Parked in the driveway, sporting a rich shade of “Opera Blue”, the Tata Altroz DCA immediately marks itself out as a very good looking car. In fact, design has always been one of its strongest attributes although it hasn’t proven sufficient in making the Altroz a segment leader. Part of this has to do with the 1.2-litre Revtron motor which makes a decidedly un-premium 86bhp.
While Tata does have a more powerful turbocharged variant which addresses the power deficit, the standard model leaves you wanting, also because it lacked a key feature available in other premium hatchbacks: an automatic gearbox. Its precisely that niggle that Tata aims to address by adding another feather to the Altroz’ premium cap – a dual-clutch automatic gearbox.
When the Altroz arrived on the scene, it heralded a new era for the brand. An era marked by sensational design, excellent safety levels and improved build quality. The first car to be based on Tata’s modular ALFA platform, it was big on utility and style, if not on outright performance. By introducing a dual-clutch gearbox to its Altroz line-up, Tata Motors is able to provide a fairly sophisticated feature at a price point undercutting the competition. But the question still remains, does the DCT add to the Altroz’s appeal?
In short, yes. The unit is smooth enough and features wet-clutch management and shift-by-wire tech wherein electronic signals initiate gear change. As far as dual clutch units go, this isn’t the most seamless one out there, but it does palpably improve the Altroz driving experience.
Upshifts are reasonably quick and heroically attempt to keep up with even the most lead-footed throttle inputs. Downshifts are more impressive and well-timed, as is the manner in which that gearbox engages with the car while crawling through traffic.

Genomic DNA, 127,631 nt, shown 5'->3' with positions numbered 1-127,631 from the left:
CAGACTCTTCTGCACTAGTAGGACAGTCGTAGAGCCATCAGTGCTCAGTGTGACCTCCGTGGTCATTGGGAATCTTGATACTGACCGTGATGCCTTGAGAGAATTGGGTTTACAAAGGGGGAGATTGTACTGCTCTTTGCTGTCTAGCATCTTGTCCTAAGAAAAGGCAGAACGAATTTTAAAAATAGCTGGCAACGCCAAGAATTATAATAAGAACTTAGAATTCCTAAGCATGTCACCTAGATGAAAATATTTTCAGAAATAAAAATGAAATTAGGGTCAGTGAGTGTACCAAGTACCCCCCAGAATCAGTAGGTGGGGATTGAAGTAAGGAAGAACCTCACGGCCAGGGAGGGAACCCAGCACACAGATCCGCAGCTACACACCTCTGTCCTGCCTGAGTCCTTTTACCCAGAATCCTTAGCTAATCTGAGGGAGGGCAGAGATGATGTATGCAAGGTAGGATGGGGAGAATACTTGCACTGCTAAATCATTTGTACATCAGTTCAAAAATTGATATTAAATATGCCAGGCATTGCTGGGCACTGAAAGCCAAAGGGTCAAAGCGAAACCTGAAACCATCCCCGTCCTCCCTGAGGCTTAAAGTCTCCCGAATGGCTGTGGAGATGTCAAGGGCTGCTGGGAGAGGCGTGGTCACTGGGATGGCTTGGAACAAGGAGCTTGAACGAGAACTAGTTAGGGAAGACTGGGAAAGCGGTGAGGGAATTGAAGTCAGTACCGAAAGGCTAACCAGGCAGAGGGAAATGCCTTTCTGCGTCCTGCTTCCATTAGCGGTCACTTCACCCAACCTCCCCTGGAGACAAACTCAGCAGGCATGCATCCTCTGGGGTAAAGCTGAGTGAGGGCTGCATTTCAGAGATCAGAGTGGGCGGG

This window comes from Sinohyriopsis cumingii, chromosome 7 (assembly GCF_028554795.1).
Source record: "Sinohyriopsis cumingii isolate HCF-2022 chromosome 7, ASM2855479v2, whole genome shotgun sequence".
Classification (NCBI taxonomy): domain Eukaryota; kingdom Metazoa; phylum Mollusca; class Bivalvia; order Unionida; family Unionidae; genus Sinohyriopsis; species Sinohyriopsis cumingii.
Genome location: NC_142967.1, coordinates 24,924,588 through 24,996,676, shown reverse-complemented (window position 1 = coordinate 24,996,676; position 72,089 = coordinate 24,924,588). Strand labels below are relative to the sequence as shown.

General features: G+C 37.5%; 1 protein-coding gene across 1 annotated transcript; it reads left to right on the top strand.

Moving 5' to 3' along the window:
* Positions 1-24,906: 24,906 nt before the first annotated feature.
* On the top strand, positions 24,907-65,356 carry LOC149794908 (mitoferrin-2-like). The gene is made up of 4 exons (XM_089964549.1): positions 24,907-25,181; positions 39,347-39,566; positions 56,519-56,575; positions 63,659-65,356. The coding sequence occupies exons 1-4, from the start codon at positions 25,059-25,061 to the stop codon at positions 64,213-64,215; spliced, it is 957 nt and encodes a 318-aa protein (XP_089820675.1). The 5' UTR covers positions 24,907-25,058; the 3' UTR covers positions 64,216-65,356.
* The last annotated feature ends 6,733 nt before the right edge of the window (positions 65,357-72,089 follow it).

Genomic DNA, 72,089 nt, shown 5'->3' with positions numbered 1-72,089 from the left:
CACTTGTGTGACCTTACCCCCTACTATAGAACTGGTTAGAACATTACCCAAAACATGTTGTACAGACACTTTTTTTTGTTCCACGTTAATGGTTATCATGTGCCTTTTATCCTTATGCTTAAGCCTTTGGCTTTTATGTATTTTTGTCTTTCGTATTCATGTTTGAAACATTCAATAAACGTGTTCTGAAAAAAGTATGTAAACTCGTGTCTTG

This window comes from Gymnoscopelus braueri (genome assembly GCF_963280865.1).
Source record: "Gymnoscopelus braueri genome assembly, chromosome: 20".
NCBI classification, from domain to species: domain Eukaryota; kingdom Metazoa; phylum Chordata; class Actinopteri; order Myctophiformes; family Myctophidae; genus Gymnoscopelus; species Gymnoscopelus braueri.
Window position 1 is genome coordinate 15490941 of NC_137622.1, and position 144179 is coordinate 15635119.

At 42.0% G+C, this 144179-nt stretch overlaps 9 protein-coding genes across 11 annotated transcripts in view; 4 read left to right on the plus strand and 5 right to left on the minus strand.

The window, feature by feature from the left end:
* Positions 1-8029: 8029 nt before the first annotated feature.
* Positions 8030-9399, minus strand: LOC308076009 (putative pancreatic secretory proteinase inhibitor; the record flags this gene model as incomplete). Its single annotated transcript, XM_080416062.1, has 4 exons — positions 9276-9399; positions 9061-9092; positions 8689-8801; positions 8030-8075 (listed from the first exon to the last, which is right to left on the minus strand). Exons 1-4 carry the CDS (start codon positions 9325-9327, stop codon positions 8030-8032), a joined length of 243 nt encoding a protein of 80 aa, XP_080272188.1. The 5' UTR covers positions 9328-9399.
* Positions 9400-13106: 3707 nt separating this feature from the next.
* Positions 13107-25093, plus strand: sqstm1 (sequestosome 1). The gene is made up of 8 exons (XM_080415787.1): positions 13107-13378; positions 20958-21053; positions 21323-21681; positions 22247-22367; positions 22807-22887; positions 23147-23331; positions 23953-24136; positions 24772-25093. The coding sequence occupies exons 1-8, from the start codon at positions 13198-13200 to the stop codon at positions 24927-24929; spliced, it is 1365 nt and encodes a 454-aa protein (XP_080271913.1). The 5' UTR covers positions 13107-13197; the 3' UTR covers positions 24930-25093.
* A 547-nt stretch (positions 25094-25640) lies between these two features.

But, alas, the Altroz DCA is held back by its underwhelming 1.2-litre naturally-aspirated motor. Step on the throttle and the engine seems vocally displeased about it, but puts all 86 of its horses to work nonetheless. The issue is that dual clutch technology is designed to enhance or smoothen an already refined engine, which in hatchbacks, makes for spirited driving. That key component is missing in the Altroz DCA as it is mated to the naturally-aspirated motor and not the turbocharged one. In order to slot the Altroz DCA in a more affordable price bracket, Tata Motors decided that the 1.2 turbo would put it in a far more expensive bracket, neutralising the benefit of a frugal, robust automatic option.
The Altroz DCA’s appeal lies in how you see the car. If you see the DCT as a performance enhancing addition, you’ll come out disappointed. If you see it as a utility and convenience enhancing option that just happens to pack slick dual clutch technology, things start to make a lot more sense. Add to that Tata’s claimed ARAI-tested mileage of 18.18 kpl and it becomes evident that everything about the Altroz DCA is calibrated for efficiency and convenience. Including the gearbox’s mannerisms. It doesn’t like sudden, dramatic bursts of speed. For that you’ll have to slot the lever sideways and switch it to manual. This way you get to have total control over gearshifts which allows for a marginally more engaging drive.
On the inside things remain the same. The only visible change here is the auto box with the Altroz’ clean, minimalistic dashboard remaining otherwise unchanged. The top-end XZ+ model seems plush enough, with keyless entry, a cooled glove box, dual airbags etc. The latter helps the Altroz attain its stellar five-star, adult occupant safety rating (as per Global NCAP standards).
The Tata Altroz DCT with 86hp and 113 Nm of torque and a wet-clutch set-up has not been introduced for its driving thrills. This is a comfort, utility and frugality-focussed automobile which delivers on all those fronts at a starting price of Rs 8.10 lakhs. With its supple suspension, quality finish, spacious booth and excellent safety credentials, the Altroz was always a well-rounded product. Now that an automatic gearbox has been added to its list of features it does manage to offer a more effective rebuttal to its competition, which might just be a tad higher on both frills and thrills. As far as solid fundamentals and ease-of-use of, the Altroz DCA is off to a good start.
Pros: Design, ride quality, economy, smooth transmission.Cons: Underwhelming performance, rivals have a more extensive list of features